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As someone who speaks and writes about sex, I tend to be quite comfortable talking about the topic.
I know, though, it’s a topic many people do not find easy to discuss, especially if they are experiencing sexual struggles in their marriage.
If my husband and I are having sexual struggles and I need to think out loud, I have a few safe mature friends with whom I can do that. I am not in the camp that you can never talk with anyone about sexual struggles in your marriage. I just don’t think that’s realistic or healthy.
Marriage by its very nature is a place where struggles—including sexual struggles—are likely to happen, at least occasionally. We all need safe people with whom we can be transparent about life’s difficulties.
I will offer a few caveats, though.
I’m not saying you shouldn’t talk to your spouse about the struggles. Clearly, I’m a huge advocate for healthy communication between a husband and wife, including on the issues that may be causing great angst and difficulty in the relationship. Whenever possible, you most definitely should be open with your spouse about any relationship concerns, including sexual concerns.
I recognize, though, that sometimes you have tried to address the struggles with your spouse, to no avail. Or you are trying to sort a few things out before you broach that conversation, and having a safe sounding board in a friend or mentor may help you gain clearer perspective on some of those thoughts and feelings.
I’m also not saying you shouldn’t take the matter to God in prayer. Of course you should be doing this. Dig into His Word and be transparent with Him about the messiness you are facing in your marriage. He knows already, but He still is always calling us to come to Him. Sometimes He will give you guidance without you ever having to confide in a friend or mentor. And sometimes He will give you guidance that includes confiding in a friend or mentor.
If you are going to confide in a friend or mentor, I believe it should be with the heart attitude that you are hungering for healthy insight. You aren’t seeking to gripe about your spouse, but rather you want to gain perspective and ideas on how to heal the struggles. I will humbly admit that I have not always gotten this right, but more often than not, I have. If my husband and I are struggling sexually, I have a few safe friends with whom I can unpack my heart. They know I’m looking for a comrade to be a champion for my marriage, not someone to degrade my marriage.
The person with whom you talk about your sexual struggles should be your same gender. Men should speak with men. Women should speak with women. I know some of you may disagree with me on this, and I am fine that we may see it differently. My observation, though, as someone who has spoken and written about sex for years is that sexual intimacy is such a vulnerable and sensitive topic that if we start revealing our marital sexual struggles to a friend of the opposite gender, there is just too much risk of someone misconstruing signals.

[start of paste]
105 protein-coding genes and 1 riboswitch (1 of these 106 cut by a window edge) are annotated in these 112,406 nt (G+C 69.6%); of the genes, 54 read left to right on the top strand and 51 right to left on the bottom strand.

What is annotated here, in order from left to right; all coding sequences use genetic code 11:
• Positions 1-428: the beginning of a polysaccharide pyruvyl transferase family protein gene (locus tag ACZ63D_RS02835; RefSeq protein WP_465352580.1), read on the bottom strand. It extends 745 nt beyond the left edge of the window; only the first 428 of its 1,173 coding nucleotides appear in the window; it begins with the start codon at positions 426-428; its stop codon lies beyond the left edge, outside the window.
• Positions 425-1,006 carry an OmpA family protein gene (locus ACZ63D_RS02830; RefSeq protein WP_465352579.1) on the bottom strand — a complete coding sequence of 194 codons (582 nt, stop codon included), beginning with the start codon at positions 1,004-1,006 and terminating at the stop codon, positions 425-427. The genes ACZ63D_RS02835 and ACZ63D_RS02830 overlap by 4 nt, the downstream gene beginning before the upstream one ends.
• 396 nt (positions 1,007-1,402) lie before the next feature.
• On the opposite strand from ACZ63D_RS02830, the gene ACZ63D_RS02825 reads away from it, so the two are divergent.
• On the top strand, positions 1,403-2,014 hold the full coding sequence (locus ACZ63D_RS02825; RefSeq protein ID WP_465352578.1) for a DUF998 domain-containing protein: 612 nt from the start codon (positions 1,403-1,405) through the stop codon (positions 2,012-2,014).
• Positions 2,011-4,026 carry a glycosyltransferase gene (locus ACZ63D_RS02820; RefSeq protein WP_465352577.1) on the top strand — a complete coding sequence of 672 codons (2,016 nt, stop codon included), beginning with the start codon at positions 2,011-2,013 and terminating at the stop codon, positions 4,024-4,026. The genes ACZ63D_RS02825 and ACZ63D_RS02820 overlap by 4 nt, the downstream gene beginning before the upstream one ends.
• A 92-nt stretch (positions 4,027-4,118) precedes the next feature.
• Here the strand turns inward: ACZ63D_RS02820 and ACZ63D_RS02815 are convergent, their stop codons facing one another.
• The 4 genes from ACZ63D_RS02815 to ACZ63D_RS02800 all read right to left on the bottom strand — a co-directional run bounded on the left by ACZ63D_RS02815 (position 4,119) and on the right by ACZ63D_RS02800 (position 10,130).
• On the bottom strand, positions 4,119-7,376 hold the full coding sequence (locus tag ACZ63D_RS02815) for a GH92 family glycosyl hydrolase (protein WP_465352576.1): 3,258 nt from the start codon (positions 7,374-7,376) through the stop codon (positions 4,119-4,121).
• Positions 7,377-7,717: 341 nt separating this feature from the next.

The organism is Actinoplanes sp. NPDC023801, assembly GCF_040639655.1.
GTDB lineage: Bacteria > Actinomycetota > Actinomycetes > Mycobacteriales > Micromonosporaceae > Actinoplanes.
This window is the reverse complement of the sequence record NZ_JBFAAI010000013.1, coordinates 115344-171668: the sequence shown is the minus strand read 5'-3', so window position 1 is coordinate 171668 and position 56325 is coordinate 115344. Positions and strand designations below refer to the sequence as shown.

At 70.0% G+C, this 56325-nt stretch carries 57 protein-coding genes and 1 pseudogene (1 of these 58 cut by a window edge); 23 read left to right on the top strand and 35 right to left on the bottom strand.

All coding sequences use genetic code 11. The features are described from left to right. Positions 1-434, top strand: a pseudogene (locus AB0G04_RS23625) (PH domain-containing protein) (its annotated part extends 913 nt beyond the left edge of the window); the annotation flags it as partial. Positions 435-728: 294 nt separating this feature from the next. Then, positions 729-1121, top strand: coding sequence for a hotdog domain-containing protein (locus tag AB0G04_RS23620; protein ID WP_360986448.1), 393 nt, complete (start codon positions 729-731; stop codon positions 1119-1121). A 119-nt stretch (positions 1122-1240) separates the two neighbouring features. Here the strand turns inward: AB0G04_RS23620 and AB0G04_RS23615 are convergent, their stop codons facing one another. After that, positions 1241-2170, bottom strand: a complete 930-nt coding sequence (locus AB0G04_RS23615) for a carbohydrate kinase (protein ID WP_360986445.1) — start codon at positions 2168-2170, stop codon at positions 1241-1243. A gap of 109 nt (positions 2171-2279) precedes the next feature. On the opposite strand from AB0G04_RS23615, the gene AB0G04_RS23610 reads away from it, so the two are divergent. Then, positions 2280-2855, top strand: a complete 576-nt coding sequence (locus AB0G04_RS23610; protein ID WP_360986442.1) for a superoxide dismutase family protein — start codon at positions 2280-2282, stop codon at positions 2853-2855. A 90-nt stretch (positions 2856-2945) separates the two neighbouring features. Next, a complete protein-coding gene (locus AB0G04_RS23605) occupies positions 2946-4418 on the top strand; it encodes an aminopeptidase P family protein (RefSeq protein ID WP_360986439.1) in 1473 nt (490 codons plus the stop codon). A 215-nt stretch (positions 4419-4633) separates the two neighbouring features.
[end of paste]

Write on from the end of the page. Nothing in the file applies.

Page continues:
Comfort and understanding can start to drift into attraction and desire. It may not have been what either of them intended, but it’s where they eventually ended up. So I feel pretty strongly on this. If you are going to confide in someone about sexual struggles in your marriage, make sure that person is your same gender.
If you have any misgivings that the person with whom you are considering being so transparent is not trustworthy or mature, then don’t talk about your sexual struggles with that person. Just don’t do it. You need someone mature and who is going to keep things in confidence. You don’t need someone who is going to fuel division between you and your spouse or share your most intimate revelations with other people.
Limit your sharing to the details that are pertinent to the core struggles. Even your closest confidante doesn’t need to hear every specific detail about your sexual intimacy. You want to respect your spouse and your marriage.
It’s probably not a good idea to choose a friend or confidante who has a conflict of interest that is going to make the waters quite muddy. For example, let’s say you and your spouse are good friends with another couple. If one wife starts talking about her marital sexual struggles with the other wife, you can see where that may not bode well for the dynamics, right?
Or let’s say as a husband, you are tempted to open up to your wife’s brother about sexual struggles in your marriage. You can see where that could put him in an awkward position where he may feel like he has to choose sides (not to mention, he probably doesn’t want to think about anything sexual where his sister is concerned).
I’m not saying some of these conflicts of interest are always deal breakers. I just think it’s better if you can choose a confidante where there aren’t any conflicts of interest or questions of loyalty.
Do you keep circling back to talk about your sexual struggles with a particular confidante, even if you aren’t doing what you can to improve the struggles? Or are the struggles at a stagnant place whereby continuing to unpack them over and over with this confidante isn’t doing you any good? Either of those scenarios is probably a good prompt that you may benefit from individually digging deeper into what’s going on sexually and/or from the help of a professional counselor.
I know it sounds like all I gave was disclaimers, but hear my heart. I think it can be quite helpful to talk with a friend or confidante about your sexual struggles, and I think there is a wise way to approach such conversations.
Copyright 2020, Julie Sibert. Intimacy in Marriage Blog. Links may be monetized.